704. Mr Hamilton stated that he had been appointed in 1989 as a consultant on taxation matters to Mobil Oil and that this interest had been registered (a fact confirmed by the Register for 1990).[329] Mr Hamilton added: "I asked no Parliamentary Questions on behalf of the company; nor was I ever asked to do so".

  705. The analysis of Mr Hamilton's Parliamentary activity between late 1989 and 1991 does not indicate that he tabled any questions, or tabled or signed any Early Day Motions, or made any interventions in the House that could be construed as directly relevant to the interests of Mobil Oil.

  706. The Guardian questioned the reason given by Mr Hamilton for his employment by Mobil, arguing that Mr Hamilton was not at that stage an active tax lawyer. The book Sleaze also, however, quotes Mobil as saying that one of their subsidiary companies was involved in a dispute with the Inland Revenue over US/United Kingdom taxation, a subject on which they regarded Mr Hamilton as an expert. The Guardian pointed to the significance, in their view, of the fact that at about the same time as Mobil concluded a consultancy agreement with Mr Hamilton, they had engaged IGA as a Parliamentary lobbyist.

Plateau Mining

  707. One other matter relating to Mr Hamilton was raised in the book Sleaze in a way which implied misconduct on his part. This concerned Mr Hamilton's relationship with Plateau Mining, a mineral exploration company. In the book, The Guardian claimed that shortly after Mr Hamilton took up a non-executive directorship with Plateau Mining, and following a director's report in which his contribution to the company was praised, the company was floated on the stock market. Eighteen months later the share price fell from 90p to 13p, producing a significant loss for investors. Moreover, according to The Guardian, although Mr Hamilton resigned from the company on being appointed a Whip in July 1990, he appeared to have continued to draw a salary until September 1990.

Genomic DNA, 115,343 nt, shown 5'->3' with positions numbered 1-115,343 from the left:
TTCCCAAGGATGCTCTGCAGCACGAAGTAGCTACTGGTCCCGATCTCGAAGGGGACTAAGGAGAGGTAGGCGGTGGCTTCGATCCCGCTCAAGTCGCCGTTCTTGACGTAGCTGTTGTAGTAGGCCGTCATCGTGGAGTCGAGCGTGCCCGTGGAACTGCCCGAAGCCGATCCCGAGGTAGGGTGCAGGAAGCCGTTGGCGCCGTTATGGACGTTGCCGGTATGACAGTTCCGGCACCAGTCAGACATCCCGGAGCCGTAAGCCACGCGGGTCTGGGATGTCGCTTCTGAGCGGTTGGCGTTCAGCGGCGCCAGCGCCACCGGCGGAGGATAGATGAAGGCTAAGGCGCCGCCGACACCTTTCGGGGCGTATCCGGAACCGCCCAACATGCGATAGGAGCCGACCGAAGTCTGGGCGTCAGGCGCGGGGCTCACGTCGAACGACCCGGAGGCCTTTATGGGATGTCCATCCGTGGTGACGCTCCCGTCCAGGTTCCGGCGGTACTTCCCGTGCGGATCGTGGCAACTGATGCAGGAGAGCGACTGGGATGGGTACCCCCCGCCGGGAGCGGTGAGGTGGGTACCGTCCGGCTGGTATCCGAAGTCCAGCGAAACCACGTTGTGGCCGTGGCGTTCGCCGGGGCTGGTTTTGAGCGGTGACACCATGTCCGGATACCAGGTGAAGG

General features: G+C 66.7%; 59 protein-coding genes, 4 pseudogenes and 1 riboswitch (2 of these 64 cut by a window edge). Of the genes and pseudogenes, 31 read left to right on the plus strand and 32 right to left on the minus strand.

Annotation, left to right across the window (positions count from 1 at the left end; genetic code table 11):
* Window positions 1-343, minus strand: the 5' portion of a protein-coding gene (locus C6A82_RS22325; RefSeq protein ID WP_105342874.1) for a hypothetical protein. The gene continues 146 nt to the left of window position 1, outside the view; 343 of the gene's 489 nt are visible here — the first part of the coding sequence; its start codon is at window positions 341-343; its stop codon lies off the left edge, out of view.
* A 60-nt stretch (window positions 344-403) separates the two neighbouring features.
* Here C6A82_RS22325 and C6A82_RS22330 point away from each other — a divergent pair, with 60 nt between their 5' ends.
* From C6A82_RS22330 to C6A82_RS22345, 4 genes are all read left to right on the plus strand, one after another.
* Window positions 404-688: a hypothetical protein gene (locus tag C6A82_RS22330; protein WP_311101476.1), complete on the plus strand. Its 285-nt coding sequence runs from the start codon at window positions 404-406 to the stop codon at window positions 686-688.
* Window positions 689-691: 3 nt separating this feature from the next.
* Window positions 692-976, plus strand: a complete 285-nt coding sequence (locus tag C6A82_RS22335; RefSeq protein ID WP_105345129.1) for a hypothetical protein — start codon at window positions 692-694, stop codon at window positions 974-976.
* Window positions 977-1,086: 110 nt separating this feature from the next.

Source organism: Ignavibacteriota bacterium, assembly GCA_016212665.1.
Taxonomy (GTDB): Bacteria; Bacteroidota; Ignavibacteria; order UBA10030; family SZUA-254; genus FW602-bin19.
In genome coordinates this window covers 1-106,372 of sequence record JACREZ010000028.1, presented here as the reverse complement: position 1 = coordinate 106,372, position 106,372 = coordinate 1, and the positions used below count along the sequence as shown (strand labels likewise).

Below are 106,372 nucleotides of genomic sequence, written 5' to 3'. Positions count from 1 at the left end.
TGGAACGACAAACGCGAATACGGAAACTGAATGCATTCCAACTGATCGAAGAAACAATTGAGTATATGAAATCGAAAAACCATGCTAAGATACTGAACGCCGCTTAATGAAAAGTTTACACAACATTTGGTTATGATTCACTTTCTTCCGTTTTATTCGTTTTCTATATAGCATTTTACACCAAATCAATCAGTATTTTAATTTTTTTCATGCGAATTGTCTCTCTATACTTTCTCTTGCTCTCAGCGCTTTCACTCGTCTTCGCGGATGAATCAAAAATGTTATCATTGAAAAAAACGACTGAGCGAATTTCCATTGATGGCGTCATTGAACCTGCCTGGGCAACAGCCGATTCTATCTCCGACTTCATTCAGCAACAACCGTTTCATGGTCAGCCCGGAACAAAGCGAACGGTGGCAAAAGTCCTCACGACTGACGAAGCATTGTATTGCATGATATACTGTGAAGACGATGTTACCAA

708. Mr Hamilton explained that he had taken up the appointment with Plateau Mining in January 1990 and the interest had been registered (a fact confirmed by the 1991 Register). His salary had been paid quarterly in arrears. Although he had left the company in July 1990, the company had decided to pay him, as a valediction, a further quarter's salary.

  709. It was also alleged in the book Sleaze that Mr Hamilton, after becoming a Minister, attended an annual general meeting of Plateau Mining. Mr Hamilton did not deny this but said that his principal motivation had been the prospect of "a good lunch".[330] He denied any impropriety on his part.

  710. In so far as it relates to Mr Hamilton's conduct as a Minister, this allegation is beyond the scope of my inquiry. Nor was it claimed by The Guardian that Mr Hamilton should have registered the hospitality received from Plateau Mining.

Sir Michael Grylls

Charles Church

  711. As with Mr Hamilton, Sir Michael Grylls faced an accusation in the book Sleaze that he took money, over and above his Parliamentary salary, for services to a constituent which it was already his duty to perform as the relevant constituency Member.

  712. The specific allegation was that Sir Michael accepted a commission payment from Mr Greer for introducing as a client a property company, Charles Church, whose headquarters were in Sir Michael's constituency.